Austin-based fintech startup ScaleFactor has raised a $60 million Series C just seven months after closing its $30 million Series B, and just over a year after closing its $10 million Series A. In total, the company has raised $100 million since last July.
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The company forwent Texas-based investors, turning to mostly West Coast-based money for its Series C. Coatue Management led this latest round (its exits include Uber, Lending Club, Reddit and Lyft). (Its venture arm is based in San Francisco) Returning investors Bessemer Venture Partners, Canaan Partners, and Broadhaven Ventures also participated in the financing, in addition to new backers such as Vulcan, Stripes Group, and NextPlay Capital, and some angel investors. Kansas City-based Firebrand Ventures, which recently opened an office in Austin, put money in the round as well after having invested as far back as ScaleFactor’s seed raise in 2017. (The funding though, overall, bucks a trend we often see of Texas-based startups mostly raising capital from Texas-based VC firms. Specifically, 83 percent (or ten) of the top 12 active investors in Texas in H1 of this year were actually based in Texas).
ScaleFactor’s online financial SaaS platform is focused on building a back office for SMBs (small-to-medium sized business). The back office, as defined by Investopedia, “can be thought of as the part of a company responsible for providing all business functions related to its operations.”
The six-year-old company is growing rapidly and says it needs the capital to keep up with demand. Evidence of that growth can be seen in ScaleFactor’s surging annual recurring revenue (ARR), a metric that modern software companies use to track growth in their subscription income, and headcount. CEO and founder Kurt Rathmann told me that his company’s ARR grew by 700 percent in 2018 compared to the year prior (although from what he admittedly described as a relatively “smaller” base it’s still on the very high-end of the growth curve). He projects ScaleFactor’s ARR will grow by 300 percent this year as the firm approaches the 1,000-customer mark after adding “hundreds of new customers a month.”
The company started the year with 107 employees and recently crossed the 200 headcount mark. Notably, besides Rathmann, it has 30 CPAs on its team. Below is a look at its fundraising history.
With the new capital, Rathmann said ScaleFactor will focus on adding depth to its features and building out additional products and services so that it can serve as “a one-stop shop” back office for smaller companies. That will include “scaling its national presence” and building out its product and engineering team, Rathmann said. (Most startups boost hiring after raising new capital.)
The company wants to go beyond offering payroll services or helping with corporate cards for SMBs, which Rathmann believes are increasingly “really savvy buyers.”
“There’s a lot of them, and they need a lot of help,” he told Crunchbase News. “And they don’t traditionally have access to resources that bigger companies do. Ultimately, we want to provide more than just accounting and finance assistance. We want to help our customers with what’s happening tomorrow, or next week.” For example, ScaleFactor claims its “intelligent finance” offering takes data on a businesses’ patterns to predict things like being short on cash flow before payroll day, rather than the day of, to better assist its customers with controlling their financial operations.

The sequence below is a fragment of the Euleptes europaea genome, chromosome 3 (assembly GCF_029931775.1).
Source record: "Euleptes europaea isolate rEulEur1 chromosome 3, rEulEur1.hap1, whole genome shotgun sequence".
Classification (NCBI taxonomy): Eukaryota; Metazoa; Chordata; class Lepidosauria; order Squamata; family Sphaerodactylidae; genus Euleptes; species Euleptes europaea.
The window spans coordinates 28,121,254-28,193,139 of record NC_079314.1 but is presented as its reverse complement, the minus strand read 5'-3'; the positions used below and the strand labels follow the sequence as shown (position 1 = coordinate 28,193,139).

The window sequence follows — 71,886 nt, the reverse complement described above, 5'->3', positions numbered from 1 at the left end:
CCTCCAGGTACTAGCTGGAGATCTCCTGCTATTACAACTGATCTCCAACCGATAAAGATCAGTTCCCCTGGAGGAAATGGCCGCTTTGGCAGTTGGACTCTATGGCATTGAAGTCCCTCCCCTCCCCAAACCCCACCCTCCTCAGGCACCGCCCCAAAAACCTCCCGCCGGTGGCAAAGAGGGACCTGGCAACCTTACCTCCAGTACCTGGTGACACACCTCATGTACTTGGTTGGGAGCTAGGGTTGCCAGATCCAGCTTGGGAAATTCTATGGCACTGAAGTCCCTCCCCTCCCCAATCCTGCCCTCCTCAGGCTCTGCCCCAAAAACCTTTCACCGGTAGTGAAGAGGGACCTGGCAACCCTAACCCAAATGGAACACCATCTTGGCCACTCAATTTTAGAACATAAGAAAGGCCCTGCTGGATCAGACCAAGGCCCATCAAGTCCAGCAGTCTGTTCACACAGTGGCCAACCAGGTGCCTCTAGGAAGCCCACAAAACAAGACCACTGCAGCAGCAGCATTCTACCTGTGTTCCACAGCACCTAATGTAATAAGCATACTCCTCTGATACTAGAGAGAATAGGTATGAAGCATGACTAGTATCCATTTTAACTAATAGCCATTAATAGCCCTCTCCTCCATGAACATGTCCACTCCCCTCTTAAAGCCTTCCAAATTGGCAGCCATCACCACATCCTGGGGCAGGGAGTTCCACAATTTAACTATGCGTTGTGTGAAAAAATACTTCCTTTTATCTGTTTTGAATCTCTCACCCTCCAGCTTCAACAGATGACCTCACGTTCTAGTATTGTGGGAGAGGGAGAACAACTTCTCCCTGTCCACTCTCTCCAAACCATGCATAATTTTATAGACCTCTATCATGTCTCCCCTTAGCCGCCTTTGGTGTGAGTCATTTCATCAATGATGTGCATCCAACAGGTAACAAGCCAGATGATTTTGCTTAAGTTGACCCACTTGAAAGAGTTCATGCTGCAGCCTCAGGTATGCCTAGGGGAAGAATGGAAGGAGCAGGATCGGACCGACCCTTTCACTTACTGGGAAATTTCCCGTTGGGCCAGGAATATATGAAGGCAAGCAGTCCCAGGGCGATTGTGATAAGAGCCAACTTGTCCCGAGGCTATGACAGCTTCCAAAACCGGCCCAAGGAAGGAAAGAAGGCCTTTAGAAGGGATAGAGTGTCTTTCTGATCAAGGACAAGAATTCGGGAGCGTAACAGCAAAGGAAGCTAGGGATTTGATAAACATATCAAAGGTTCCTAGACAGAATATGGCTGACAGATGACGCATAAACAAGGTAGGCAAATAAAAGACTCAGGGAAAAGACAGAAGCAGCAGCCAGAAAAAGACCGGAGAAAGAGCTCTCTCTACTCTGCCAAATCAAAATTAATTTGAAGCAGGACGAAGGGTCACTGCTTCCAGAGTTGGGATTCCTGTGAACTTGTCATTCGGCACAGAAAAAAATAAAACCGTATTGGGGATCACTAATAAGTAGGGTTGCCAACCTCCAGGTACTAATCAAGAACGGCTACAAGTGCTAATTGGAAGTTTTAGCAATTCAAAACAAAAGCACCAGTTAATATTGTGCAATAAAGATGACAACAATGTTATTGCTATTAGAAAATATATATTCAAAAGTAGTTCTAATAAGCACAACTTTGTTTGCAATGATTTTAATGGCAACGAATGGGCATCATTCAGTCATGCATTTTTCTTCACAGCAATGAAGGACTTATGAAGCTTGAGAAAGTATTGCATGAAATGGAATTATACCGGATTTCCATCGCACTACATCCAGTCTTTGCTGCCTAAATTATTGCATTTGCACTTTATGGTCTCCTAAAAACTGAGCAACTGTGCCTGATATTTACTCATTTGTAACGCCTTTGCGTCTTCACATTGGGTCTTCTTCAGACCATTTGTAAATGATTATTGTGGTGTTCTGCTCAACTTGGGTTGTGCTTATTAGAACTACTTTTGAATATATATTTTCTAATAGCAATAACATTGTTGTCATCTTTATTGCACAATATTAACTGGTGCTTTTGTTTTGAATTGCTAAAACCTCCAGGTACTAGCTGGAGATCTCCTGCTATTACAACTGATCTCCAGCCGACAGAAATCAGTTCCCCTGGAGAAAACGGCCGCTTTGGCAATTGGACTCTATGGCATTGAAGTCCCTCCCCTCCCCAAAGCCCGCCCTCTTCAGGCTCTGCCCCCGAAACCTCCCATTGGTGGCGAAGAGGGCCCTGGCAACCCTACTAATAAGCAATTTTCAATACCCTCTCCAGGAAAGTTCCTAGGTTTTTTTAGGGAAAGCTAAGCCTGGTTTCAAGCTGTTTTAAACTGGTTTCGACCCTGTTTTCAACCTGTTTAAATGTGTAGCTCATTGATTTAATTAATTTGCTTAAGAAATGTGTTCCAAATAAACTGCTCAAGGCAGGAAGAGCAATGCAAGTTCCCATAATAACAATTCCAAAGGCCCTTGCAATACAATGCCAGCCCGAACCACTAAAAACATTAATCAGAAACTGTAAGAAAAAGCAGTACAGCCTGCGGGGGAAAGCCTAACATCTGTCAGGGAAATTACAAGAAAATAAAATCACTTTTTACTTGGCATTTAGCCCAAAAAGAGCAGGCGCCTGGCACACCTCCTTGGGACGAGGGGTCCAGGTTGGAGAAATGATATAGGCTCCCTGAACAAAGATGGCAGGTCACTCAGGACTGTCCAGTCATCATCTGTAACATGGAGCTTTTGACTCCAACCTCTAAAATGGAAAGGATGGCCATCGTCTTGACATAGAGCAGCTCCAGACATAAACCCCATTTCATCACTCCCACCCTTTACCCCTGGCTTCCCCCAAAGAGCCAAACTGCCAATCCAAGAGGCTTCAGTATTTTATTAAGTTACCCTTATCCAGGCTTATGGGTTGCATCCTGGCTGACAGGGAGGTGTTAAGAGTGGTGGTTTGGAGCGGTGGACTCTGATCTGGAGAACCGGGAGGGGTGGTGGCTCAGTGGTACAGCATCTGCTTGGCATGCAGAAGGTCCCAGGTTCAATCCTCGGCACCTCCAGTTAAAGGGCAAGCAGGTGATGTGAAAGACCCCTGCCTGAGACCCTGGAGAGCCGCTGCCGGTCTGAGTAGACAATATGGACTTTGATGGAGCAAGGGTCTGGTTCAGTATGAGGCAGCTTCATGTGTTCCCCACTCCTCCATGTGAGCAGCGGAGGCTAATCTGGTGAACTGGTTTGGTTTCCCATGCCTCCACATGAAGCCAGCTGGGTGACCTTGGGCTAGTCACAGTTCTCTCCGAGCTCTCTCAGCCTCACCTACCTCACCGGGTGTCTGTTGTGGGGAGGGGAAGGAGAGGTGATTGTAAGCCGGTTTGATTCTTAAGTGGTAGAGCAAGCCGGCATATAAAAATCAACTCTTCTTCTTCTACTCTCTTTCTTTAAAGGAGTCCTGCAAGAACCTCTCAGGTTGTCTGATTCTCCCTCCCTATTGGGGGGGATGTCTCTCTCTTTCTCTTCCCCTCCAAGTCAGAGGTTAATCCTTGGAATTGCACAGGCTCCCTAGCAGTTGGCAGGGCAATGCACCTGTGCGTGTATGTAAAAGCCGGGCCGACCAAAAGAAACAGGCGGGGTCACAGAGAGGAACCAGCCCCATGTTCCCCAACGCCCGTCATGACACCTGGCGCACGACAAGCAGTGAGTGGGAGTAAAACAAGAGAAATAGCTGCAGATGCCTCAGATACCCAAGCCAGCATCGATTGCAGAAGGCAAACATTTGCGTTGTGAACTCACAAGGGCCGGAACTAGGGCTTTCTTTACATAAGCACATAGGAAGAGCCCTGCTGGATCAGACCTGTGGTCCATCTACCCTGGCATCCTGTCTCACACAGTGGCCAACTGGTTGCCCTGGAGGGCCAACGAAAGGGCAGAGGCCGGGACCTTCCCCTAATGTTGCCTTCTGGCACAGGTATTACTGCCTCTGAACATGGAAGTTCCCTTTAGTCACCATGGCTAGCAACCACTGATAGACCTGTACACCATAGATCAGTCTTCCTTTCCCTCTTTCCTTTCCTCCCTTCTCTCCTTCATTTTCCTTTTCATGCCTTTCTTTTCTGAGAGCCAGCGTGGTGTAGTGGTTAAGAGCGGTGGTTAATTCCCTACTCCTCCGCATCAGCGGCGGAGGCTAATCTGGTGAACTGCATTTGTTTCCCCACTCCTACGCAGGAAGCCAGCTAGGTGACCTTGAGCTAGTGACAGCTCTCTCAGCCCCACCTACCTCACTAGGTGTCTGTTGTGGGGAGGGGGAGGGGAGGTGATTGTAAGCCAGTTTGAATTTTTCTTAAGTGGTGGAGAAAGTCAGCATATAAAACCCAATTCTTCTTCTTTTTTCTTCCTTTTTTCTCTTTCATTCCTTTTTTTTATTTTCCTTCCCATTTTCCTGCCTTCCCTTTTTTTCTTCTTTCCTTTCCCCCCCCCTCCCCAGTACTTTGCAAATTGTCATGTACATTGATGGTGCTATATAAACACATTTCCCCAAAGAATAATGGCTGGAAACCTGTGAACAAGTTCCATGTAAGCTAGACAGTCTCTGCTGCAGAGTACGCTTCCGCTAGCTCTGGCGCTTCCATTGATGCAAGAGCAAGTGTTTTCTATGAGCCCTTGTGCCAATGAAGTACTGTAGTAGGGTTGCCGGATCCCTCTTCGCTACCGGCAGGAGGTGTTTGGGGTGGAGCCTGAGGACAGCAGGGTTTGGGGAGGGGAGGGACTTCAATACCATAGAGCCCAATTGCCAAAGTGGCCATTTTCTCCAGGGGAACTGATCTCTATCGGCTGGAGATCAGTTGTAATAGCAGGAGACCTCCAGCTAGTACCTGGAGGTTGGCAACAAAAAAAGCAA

“In time, we want to be known as the news feed for a business,” Rathmann said. “We alert our customers to what needs attention and make proactive suggestions with their bottom line in mind.” Looking ahead, the company is also eyeing the lending space.
Its headquarters are spread out over three offices in Austin, but the company will consolidate into a 50,000-square-foot new space in the hip, gentrifying eastside of the city, which is growing in popularity among startups. It also has offices in Denver and in Vancouver.
What They’re Saying
The company’s investors had laudatory things to say about the company’s product, and its resulting growth:
To Coatue Senior Managing Director Thomas Laffont, ScaleFactor “is building the most comprehensive financial SaaS platform on the market for SMBs.”
Byron Deeter, a partner at Bessemer Venture Partners, in a press release described ScaleFactor as “a rocket ship of growth.”
Meanwhile, Canaan partner Michael Gilroy notes that “SaaS is creating a level playing field for SMBs which previously had to resort to manual tasks via redundant hires.”
Fintech itself is having a moment. In recent weeks, we’ve reported on a number of notable fundings in the space, including Stackin’ raising over $4 million and MoneyLion’s $100 million Series C haul. Another SaaS company in the financial technology space, Gusto, also recently raised a $200 million Series D for its self-described “people platform,” which addresses a number of HR-related functions. Like ScaleFactor, it too is aimed at the small business market.
Illustration: Li-Anne Dias
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